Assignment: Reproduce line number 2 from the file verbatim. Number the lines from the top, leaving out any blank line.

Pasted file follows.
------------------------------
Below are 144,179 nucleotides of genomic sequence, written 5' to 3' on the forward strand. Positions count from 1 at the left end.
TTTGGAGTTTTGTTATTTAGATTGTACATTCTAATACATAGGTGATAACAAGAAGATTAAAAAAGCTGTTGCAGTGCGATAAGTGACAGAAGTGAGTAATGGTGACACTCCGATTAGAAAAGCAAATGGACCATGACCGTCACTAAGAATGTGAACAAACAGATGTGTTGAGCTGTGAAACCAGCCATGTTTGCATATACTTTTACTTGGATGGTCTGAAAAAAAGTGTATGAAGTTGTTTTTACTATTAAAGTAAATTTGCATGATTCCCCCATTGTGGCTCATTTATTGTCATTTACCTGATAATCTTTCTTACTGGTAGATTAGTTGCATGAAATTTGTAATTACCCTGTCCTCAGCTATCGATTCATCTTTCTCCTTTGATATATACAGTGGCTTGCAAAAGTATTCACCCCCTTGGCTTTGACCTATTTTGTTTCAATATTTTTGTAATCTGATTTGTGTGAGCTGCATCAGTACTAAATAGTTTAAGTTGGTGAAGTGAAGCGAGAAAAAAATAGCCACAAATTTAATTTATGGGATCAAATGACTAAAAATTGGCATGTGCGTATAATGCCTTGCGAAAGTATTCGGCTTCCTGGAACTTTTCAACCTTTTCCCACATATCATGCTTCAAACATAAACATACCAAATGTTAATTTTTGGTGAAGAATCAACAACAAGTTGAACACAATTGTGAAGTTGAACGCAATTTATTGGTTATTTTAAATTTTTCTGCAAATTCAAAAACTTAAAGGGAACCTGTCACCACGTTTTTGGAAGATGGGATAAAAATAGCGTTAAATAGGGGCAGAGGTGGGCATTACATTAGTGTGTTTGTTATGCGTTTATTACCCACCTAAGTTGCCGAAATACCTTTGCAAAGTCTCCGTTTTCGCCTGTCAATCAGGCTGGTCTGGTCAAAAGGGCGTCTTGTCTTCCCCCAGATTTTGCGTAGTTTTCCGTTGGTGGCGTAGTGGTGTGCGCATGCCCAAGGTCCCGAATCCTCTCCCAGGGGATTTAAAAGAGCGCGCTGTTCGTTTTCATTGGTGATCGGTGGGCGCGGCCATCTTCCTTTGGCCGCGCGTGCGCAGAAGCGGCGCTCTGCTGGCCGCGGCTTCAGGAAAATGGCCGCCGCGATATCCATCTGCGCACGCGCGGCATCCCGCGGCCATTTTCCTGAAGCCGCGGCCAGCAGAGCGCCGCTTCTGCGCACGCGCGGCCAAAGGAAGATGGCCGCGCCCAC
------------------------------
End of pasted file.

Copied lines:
TTTGGAGTTTTGTTATTTAGATTGTACATTCTAATACATAGGTGATAACAAGAAGATTAAAAAAGCTGTTGCAGTGCGATAAGTGACAGAAGTGAGTAATGGTGACACTCCGATTAGAAAAGCAAATGGACCATGACCGTCACTAAGAATGTGAACAAACAGATGTGTTGAGCTGTGAAACCAGCCATGTTTGCATATACTTTTACTTGGATGGTCTGAAAAAAAGTGTATGAAGTTGTTTTTACTATTAAAGTAAATTTGCATGATTCCCCCATTGTGGCTCATTTATTGTCATTTACCTGATAATCTTTCTTACTGGTAGATTAGTTGCATGAAATTTGTAATTACCCTGTCCTCAGCTATCGATTCATCTTTCTCCTTTGATATATACAGTGGCTTGCAAAAGTATTCACCCCCTTGGCTTTGACCTATTTTGTTTCAATATTTTTGTAATCTGATTTGTGTGAGCTGCATCAGTACTAAATAGTTTAAGTTGGTGAAGTGAAGCGAGAAAAAAATAGCCACAAATTTAATTTATGGGATCAAATGACTAAAAATTGGCATGTGCGTATAATGCCTTGCGAAAGTATTCGGCTTCCTGGAACTTTTCAACCTTTTCCCACATATCATGCTTCAAACATAAACATACCAAATGTTAATTTTTGGTGAAGAATCAACAACAAGTTGAACACAATTGTGAAGTTGAACGCAATTTATTGGTTATTTTAAATTTTTCTGCAAATTCAAAAACTTAAAGGGAACCTGTCACCACGTTTTTGGAAGATGGGATAAAAATAGCGTTAAATAGGGGCAGAGGTGGGCATTACATTAGTGTGTTTGTTATGCGTTTATTACCCACCTAAGTTGCCGAAATACCTTTGCAAAGTCTCCGTTTTCGCCTGTCAATCAGGCTGGTCTGGTCAAAAGGGCGTCTTGTCTTCCCCCAGATTTTGCGTAGTTTTCCGTTGGTGGCGTAGTGGTGTGCGCATGCCCAAGGTCCCGAATCCTCTCCCAGGGGATTTAAAAGAGCGCGCTGTTCGTTTTCATTGGTGATCGGTGGGCGCGGCCATCTTCCTTTGGCCGCGCGTGCGCAGAAGCGGCGCTCTGCTGGCCGCGGCTTCAGGAAAATGGCCGCCGCGATATCCATCTGCGCACGCGCGGCATCCCGCGGCCATTTTCCTGAAGCCGCGGCCAGCAGAGCGCCGCTTCTGCGCACGCGCGGCCAAAGGAAGATGGCCGCGCCCAC